4)  I would definintly put bunks under the front rollers as a minimum.  These can be very simple- just a 10" long piece of 2x8.  Nail two strips of wood on the bottom side so it doesn't roll out from under the boat, and throw one or two pieces of carpet on top.  This will distribute the hull weight across a much larger area of the hull compared to a single roller.

5)  Spray the traveller and track liberally with silicone lube.

6)  The outhaul shock cord ties off to the mounting bracket for the outhaul cleat.  You will have to disassemble the boom to access it.

sm


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PostPosted: Fri Jul 06, 2012 10:18 am 
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Congratulations on your new boat! In addition to what SRM said, I would also strongly recommend purchasing new Shroud Anchor Pins from your Hobie Dealer (Part#20100000). Older or heavily used pins tend to break resulting in an unpleasant demasting. If you do buy new shroud anchor pins, it is worth noting the corresponding nut listed in the Parts Catalogue (#8050321) IS NOT THE CORRECT NUT.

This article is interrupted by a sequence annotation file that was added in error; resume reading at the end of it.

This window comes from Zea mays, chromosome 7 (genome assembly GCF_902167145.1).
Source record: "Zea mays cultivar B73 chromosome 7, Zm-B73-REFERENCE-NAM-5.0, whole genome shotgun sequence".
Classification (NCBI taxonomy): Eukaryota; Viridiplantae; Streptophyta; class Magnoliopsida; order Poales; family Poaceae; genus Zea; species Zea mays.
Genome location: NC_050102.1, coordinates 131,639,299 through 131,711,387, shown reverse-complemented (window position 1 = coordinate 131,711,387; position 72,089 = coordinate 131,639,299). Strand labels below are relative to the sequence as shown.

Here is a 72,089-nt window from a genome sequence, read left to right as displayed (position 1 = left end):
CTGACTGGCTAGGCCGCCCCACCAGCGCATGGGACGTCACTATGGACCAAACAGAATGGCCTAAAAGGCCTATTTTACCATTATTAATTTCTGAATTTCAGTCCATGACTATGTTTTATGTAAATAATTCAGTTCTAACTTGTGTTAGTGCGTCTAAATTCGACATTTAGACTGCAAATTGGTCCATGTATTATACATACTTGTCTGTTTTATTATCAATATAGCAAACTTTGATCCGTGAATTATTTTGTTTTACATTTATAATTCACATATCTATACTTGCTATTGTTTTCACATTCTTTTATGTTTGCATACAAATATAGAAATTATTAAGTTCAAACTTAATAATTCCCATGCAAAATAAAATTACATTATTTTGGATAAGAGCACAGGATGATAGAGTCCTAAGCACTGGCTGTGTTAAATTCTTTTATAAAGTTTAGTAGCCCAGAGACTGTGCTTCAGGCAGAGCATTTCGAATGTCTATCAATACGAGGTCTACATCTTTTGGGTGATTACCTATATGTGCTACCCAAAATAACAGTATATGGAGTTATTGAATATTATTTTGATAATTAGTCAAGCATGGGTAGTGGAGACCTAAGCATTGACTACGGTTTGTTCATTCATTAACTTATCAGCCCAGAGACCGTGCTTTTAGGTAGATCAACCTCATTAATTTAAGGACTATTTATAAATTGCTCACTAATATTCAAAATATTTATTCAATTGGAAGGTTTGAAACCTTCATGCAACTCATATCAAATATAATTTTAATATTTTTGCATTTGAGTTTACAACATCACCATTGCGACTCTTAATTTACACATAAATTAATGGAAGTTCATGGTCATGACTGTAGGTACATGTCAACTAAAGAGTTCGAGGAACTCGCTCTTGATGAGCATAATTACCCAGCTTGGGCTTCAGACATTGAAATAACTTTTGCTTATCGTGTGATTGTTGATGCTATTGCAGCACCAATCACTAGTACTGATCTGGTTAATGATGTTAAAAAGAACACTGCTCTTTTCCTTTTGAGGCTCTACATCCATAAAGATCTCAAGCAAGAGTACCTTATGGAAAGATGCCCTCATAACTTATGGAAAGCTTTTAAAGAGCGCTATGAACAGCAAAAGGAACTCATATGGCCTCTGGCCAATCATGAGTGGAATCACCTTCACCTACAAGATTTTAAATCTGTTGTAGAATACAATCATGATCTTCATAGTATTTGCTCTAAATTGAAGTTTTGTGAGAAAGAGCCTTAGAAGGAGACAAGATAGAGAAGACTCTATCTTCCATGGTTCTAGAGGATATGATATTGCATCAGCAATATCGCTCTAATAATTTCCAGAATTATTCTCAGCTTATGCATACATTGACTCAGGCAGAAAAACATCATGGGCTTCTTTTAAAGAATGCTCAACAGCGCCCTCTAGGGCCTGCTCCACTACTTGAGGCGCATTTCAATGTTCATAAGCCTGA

The correct nut is Part#8050311 5/16-18 NYLOCK This information came directly from Matt Miller of Hobie USA and I can confirm that they work. If your dealer trys to sell you 8050321 he's going to end up having to replace your brand new pins just like mine did (that nut will seize up after partial installation and you won't be able to remove it). Those nuts will not work, period. Good luck!!


Last edited by BrianCT on Sat Jul 07, 2012 11:20 am, edited 1 time in total.

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PostPosted: Fri Jul 06, 2012 11:21 am